Beshear cites with approval and describes in the following way the 8th Circuit’s en banc approval of a North Dakota informed consent law,

The statute required physicians to give patients a written statement providing, among other things, “[t]hat the abortion will terminate the life of a whole, separate, unique, living human being” . . . .3

Our Circuit knows we are speaking not only of a “whole . . . human being,” but one who is also a “separate . . . human being” from his or her mother.

Either the Ninth Amendment, which protects unenumerated common law rights, needs to protect the right to life of a child en ventra se mere, as the common law put it, or the Supreme Court needs to say, as the late Justice Antonin Scalia said about where the balance should be drawn between liberty and life in right to die cases:

It is quite impossible . . .that those citizens will decide upon a line less lawful than the one we would choose; and it is unlikely . . . that they will decide upon a line less reasonable.4

Urging the Court to leave the issue of abortion to the states actually restores one of the “blessings of liberty”5 that was lost in Roe. As Justice Kennedy wrote in 2011 on behalf of a unanimous Court in Bond v. United States6, “‘freedom is enhanced by the creation of two governments, not one,’” because it ‘secures to citizens the liberties that derive from the diffusion of sovereign power.’”7

In my opinion, for this Body and the Courts to disregard fundamental rights at common law—here the right to life—in favor of only positively declared rights and then only in abortion-related decisions would be to do what we were all forbidden to do by the very last words in Casey v. Planned Parenthood, “retreat from interpreting the full meaning of [our Constitution] in light of all of our precedents.”8

I conclude by paraphrasing only slightly what Obergefell’s majority said when it was presented with a new rights claim, as I’m here suggesting,9 “When new insight reveals discord between the Constitution’s central protections and a received legal stricture [which I submit Roe and Casey are], a claim to [life in relation to] liberty must be addressed.”10

Making that claim, as de facto guardian ad litem on behalf of the voiceless human beings killed by abortion, is exactly what I submit this bill does.

I would urge you to vote for this bill.


  1. “The Enumeration in the Constitution of certain rights shall not be construed to deny or disparage others retained by the people.”
  2. “If the Fifth Amendment uses ‘liberty’ in this narrow sense, then the Fourteenth Amendment likely does as well. See Hurtado v. California, 110 U. S. 516, 534-535 (1884). Indeed, this Court has previously commented, ‘The conclusion is . . . irresistible, that when the same phrase was employed in the Fourteenth Amendment [as was used in the Fifth Amendment], it was used in the same sense and with no greater extent.’ Ibid. And this Court’s earliest Fourteenth Amendment decisions appear to interpret the Clause as using ‘liberty’ to mean freedom from physical restraint. . . . That the Court appears to have lost its way in more recent years does not justify deviating from the original meaning of the Clauses.” Obergefell v. Hodges, 576 U.S. ___, 135 S.Ct. 2584, 2632 (Thomas, J., dissenting)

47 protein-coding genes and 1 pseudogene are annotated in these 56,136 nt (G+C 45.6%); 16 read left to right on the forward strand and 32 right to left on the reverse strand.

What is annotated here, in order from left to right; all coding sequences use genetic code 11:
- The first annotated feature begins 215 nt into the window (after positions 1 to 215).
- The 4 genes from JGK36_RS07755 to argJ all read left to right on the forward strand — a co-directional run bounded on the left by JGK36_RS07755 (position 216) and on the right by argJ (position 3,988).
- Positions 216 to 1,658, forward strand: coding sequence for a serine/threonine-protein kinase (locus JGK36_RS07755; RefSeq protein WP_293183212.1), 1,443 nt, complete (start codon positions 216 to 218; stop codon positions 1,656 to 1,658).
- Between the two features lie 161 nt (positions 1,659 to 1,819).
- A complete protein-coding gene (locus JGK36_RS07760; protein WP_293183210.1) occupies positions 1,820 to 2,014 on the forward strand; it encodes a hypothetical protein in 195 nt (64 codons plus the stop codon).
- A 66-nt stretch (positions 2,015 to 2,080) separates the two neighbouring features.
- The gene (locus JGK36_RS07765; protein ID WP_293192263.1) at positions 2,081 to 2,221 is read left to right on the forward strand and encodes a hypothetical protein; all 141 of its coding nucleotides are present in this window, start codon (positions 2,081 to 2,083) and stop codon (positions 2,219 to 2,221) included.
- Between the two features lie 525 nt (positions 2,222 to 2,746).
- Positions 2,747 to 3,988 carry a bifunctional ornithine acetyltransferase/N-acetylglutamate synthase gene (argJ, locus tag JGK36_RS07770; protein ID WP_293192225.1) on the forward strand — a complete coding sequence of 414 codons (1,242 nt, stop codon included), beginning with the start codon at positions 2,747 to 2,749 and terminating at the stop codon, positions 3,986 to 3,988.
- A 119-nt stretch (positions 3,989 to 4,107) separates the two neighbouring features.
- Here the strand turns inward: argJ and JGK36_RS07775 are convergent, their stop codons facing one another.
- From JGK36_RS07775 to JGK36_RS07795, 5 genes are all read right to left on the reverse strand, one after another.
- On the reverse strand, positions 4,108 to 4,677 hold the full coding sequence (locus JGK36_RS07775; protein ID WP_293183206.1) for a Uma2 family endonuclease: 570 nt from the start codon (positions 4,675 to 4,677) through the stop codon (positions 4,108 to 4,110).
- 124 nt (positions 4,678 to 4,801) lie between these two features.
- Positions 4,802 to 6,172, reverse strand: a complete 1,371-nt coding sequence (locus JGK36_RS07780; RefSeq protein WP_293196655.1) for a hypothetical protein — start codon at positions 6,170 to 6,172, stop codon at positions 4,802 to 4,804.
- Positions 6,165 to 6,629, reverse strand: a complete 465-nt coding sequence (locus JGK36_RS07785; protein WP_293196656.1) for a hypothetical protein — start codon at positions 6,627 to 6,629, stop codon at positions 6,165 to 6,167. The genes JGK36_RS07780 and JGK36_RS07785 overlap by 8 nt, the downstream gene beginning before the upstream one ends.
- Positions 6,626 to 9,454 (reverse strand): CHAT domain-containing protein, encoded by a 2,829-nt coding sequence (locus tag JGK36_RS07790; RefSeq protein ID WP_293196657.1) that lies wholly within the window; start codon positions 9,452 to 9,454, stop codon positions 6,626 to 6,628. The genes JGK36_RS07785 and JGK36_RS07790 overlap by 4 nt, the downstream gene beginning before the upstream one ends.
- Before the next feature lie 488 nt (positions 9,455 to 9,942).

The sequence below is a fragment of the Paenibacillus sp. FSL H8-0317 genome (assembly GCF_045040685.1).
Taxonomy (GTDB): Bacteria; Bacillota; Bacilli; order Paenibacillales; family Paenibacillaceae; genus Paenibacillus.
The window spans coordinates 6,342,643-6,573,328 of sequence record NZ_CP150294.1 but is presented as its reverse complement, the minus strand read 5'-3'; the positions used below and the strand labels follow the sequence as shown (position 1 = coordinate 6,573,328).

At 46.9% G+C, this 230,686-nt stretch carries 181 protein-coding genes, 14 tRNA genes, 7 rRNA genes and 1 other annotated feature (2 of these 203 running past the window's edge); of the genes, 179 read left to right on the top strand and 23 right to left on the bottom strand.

3. Case No. 17-6151/6183, p. 16.
  4. Cruzan v. Director, Mo. Dept. of Health, 497 U.S 261, 293, 110 S. Ct. 2841, ___(1990) (Scalia, J., dissenting)
  5. Preamble, United States Constitution
  6. 564 U.S. 21, 131 S.Ct. 2355 (2011)
  7. Bond, 131 S.Ct. at 2364
  8. Casey v. Planned Parenthood, 505 U.S. 833, 901, 112 S. Ct. 2791, ___ (1992). This is the full context for the quotation: “Our Constitution is a covenant running from the first generation of Americans to us and then to future generations. It is a coherent succession. Each generation must learn anew that the Constitution’s written terms embody ideas and aspirations that must survive more ages than one. We accept our responsibility not to retreat from interpreting the full meaning of the covenant in light of all of our precedents.” (emphasis added)
  9. The quote that follows is remarkably similar to what Blackstone said about the historical swings between protecting and undermining the fundamental law: “The absolute rights of every Englishman, (which, taken in a political and extensive sense, are usually called their liberties,) as they are founded on nature and reason, so they are coeval with our form of government; though subject at times to fluctuate and change: their establishment (excellent as it is) being still human. At some times we have seen them depressed by overbearing and tyrannical princes; at others so luxuriant as even to tend to anarchy, a worse state than tyranny itself, as any government is better than none at all. But the vigour of our free constitution has always delivered the nation from these embarrassments: and, as soon as the convulsions consequent on the struggle have been over, the balance of our rights and liberties has settled to its proper level; and their fundamental articles have been from time to time asserted in parliament, as often as they were thought to be in danger.” William Blackstone, Commentaries on the Laws of England, 119-120, 125-129 (Philadelphia: J.B. Lippincott Co., 1893)